The UK’s largest business organisation claims that the country is already in a recession that will last into next year.
The Confederation of British Industry (CBI) lowered its projection for economic growth in the face of a deteriorating corporate investment environment, rising prices, persistently high interest rates, and a labour shortage.
According to the CBI, the economy will decrease 0.4% in 2023. This is a considerable downgrade from the organisation’s previous projection of 2023 economic growth of 1%. The economy, on the other hand, is predicted to expand 4.5% this year.
Consumer spending is expected to decrease during the course of the year as a result of the slowdown as economic pressures increase.
A “relatively modest” recession is expected, fuelled by high inflation that has already peaked, according to the CBI, and will level out next year.
The most recent economic statistic to suggest that the UK is predicted to perform worse than the vast majority of wealthy economies is the CBI pronouncement. Only Germany’s economic output is expected to decline more quickly, forecast to shrink by 0.6%.
Despite an increase of 1.6% in economic growth in 2024, the CBI warned that these negative economic effects would continue to have an influence on economic performance in the years to come.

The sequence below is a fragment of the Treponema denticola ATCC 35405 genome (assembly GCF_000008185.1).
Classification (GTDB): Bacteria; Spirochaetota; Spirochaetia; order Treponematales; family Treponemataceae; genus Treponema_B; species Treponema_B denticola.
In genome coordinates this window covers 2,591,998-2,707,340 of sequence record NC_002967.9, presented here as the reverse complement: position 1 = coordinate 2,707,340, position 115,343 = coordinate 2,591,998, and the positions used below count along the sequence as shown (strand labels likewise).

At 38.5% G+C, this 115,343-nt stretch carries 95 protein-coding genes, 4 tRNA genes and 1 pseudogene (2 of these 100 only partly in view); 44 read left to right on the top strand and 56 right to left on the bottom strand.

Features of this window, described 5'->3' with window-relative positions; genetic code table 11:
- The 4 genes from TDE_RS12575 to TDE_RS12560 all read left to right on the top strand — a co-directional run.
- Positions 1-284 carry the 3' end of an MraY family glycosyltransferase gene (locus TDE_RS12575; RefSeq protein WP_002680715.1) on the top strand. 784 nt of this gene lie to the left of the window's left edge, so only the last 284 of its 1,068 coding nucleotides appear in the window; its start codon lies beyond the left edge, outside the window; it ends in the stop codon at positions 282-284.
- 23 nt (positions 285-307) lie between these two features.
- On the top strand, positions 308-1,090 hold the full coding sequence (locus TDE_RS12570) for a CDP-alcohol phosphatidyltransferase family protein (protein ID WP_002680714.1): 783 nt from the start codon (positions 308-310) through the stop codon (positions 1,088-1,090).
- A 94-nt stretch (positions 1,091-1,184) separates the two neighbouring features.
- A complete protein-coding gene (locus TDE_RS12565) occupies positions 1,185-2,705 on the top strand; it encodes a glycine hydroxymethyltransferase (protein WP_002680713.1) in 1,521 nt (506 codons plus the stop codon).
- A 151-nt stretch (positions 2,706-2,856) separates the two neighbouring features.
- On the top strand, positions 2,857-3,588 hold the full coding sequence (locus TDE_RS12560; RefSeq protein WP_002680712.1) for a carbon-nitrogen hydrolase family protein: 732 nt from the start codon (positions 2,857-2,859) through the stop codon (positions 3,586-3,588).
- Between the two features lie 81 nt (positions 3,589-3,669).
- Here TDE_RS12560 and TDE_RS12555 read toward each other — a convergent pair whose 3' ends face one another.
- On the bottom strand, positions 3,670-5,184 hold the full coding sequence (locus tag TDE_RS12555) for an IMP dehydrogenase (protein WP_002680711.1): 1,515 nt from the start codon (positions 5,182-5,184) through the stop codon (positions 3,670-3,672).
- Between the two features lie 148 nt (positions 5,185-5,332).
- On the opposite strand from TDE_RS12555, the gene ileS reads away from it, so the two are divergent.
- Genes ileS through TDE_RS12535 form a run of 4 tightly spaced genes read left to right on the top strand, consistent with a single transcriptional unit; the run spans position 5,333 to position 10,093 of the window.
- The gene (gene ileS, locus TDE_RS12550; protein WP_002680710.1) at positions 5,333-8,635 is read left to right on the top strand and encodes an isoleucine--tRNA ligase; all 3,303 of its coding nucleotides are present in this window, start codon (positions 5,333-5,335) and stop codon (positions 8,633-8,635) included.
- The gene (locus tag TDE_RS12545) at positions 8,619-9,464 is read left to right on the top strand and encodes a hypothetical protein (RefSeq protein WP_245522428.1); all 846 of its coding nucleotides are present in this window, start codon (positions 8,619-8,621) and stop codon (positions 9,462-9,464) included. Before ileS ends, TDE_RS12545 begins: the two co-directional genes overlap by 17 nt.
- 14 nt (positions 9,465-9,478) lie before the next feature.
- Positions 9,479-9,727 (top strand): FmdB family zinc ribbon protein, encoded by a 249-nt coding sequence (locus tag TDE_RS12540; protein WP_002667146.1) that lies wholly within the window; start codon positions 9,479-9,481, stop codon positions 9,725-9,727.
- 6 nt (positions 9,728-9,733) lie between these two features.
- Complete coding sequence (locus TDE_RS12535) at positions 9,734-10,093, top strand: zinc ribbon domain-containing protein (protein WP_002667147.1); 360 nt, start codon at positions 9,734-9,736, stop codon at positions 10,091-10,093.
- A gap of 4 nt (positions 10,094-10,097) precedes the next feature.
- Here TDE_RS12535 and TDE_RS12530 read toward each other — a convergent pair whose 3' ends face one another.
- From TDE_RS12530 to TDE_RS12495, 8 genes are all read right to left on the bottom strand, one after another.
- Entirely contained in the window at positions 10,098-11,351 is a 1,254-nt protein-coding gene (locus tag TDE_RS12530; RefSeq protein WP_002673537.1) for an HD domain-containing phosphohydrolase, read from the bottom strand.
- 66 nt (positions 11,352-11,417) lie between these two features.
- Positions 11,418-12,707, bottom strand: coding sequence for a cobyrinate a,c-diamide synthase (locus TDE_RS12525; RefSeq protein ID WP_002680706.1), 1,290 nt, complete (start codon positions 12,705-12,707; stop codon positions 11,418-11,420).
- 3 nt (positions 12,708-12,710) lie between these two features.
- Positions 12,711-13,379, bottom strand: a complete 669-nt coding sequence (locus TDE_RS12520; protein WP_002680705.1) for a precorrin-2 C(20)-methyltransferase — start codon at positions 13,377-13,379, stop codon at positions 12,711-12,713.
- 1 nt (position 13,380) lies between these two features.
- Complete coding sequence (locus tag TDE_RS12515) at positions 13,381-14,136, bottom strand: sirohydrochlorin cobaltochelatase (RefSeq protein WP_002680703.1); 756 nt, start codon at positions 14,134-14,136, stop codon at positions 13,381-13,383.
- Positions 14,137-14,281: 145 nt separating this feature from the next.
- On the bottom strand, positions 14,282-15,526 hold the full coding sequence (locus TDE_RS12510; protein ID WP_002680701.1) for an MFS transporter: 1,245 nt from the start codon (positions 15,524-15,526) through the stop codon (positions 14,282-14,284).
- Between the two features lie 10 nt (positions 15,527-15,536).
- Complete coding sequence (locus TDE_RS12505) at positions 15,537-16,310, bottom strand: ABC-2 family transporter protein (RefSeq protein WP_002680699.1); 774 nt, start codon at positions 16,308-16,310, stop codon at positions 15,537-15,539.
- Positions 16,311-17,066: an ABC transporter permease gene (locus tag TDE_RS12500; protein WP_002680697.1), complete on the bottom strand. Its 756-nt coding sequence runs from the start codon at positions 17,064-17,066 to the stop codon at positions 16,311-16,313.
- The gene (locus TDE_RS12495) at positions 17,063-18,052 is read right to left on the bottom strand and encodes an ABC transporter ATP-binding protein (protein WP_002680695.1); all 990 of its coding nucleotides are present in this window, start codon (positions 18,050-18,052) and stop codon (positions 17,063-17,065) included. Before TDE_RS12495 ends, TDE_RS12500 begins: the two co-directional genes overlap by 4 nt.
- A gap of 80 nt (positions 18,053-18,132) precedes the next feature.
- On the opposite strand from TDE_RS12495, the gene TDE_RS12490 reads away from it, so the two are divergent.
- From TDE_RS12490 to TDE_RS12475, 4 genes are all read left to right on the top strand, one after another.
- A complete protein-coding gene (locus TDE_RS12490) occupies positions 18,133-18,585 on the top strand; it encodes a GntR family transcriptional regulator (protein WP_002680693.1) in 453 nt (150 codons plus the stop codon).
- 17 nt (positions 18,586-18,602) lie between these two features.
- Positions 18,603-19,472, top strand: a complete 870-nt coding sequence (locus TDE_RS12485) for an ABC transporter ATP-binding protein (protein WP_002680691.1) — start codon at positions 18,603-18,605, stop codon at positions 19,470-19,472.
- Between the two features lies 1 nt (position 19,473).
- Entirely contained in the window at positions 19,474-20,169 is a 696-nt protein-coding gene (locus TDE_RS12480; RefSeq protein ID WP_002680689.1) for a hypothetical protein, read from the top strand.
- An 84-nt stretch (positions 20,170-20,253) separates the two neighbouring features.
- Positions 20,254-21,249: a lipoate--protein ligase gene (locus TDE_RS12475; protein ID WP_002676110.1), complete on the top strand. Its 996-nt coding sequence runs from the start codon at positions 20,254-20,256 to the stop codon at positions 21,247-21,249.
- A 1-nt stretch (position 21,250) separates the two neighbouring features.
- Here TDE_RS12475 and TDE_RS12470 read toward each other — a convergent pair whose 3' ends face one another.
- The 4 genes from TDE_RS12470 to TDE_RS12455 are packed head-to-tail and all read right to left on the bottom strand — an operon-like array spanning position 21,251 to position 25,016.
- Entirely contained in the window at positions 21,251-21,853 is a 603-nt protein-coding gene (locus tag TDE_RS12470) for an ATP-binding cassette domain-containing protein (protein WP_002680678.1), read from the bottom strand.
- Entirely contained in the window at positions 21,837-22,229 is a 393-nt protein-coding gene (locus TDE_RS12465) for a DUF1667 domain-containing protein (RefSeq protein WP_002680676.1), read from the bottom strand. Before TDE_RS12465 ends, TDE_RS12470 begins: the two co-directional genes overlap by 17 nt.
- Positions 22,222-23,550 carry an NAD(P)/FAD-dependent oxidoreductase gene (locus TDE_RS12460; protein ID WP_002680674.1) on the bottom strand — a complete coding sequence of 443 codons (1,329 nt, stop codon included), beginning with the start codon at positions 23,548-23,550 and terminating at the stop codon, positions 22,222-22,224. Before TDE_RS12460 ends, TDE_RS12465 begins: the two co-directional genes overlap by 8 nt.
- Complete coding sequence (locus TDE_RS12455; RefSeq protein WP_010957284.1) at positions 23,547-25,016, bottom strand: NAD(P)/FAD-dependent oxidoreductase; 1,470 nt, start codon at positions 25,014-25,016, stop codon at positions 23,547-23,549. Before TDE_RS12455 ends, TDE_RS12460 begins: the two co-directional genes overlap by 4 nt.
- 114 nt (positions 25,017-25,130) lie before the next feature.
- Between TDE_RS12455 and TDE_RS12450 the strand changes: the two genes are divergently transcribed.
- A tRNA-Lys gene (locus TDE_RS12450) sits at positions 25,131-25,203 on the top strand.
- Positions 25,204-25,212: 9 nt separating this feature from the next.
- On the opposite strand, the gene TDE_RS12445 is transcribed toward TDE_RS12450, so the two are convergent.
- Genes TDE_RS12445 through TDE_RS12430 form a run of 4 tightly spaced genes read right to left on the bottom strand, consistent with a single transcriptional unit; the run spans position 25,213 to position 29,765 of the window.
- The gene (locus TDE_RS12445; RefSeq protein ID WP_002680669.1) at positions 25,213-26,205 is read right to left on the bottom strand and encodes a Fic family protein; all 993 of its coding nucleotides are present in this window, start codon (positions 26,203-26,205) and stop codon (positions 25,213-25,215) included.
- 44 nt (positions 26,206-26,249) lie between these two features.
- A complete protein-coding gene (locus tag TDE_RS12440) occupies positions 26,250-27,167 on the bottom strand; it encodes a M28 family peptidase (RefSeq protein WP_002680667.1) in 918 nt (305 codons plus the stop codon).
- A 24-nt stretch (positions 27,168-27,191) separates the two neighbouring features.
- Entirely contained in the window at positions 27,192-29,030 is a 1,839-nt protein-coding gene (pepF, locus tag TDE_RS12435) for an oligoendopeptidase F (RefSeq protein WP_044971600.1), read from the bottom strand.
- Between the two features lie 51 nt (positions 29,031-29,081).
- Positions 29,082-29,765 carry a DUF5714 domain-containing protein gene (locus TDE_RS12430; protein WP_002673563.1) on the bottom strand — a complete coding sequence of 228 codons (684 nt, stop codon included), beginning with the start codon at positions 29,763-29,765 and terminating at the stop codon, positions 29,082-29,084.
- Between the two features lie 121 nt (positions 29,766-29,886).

According to the CBI, output per worker will drop from its current low level. It anticipates that productivity will stay 19% below pre-financial crisis levels and 2% below its “already dismal” pre-COVID-19 trajectory.
Similarly, despite an expected economic recovery by 2024, company investment is expected to remain 9% below pre-pandemic levels.
The CBI claimed that by modernising the national planning policy framework and abolishing what it referred to as the de facto ban on onshore wind, authorities could enhance investment.
One of the main causes of much of the economic difficulties is price increases. While the CBI claimed that inflation will continue “substantially over” the Bank of England’s 2% target throughout next year, and decline to 3.9% by year’s end, it is believed to have peaked in October 2022 at 11.1%.
Although the number shows a drop, the organisation added that the likelihood of more inflation “remains strong” and is based on how the level of global price pressure changes.
Businesses are also having trouble finding enough employees to fill open positions, with the CBI predicting that three-quarters of businesses are experiencing shortages. As a result, the government has been urged to adopt a “more flexible” immigration policy, decrease the number of people who are unemployed or underemployed, and take appropriate measures.
As the number of people neither working nor seeking for employment increased to nine million, Tom Danker, the head of the CBI, called for using immigration to address workforce shortages.
According to the CBI, unemployment will increase in 2019 and reach a peak of 5% in late 2019 or early 2024. Currently, the rate is 3.6%.
The carefully monitored S&P Global CIPS UK Services (PMI) for November, which gauges economic activity in the services sector, confirmed the state of the economy.
According to data from last month, a recession will technically start in the fourth quarter of this year and pick up speed in the first three months of 2023.
According to the PMI report, inflation has not reduced enough for the Bank of England to scale back its interest rate hike timetable.
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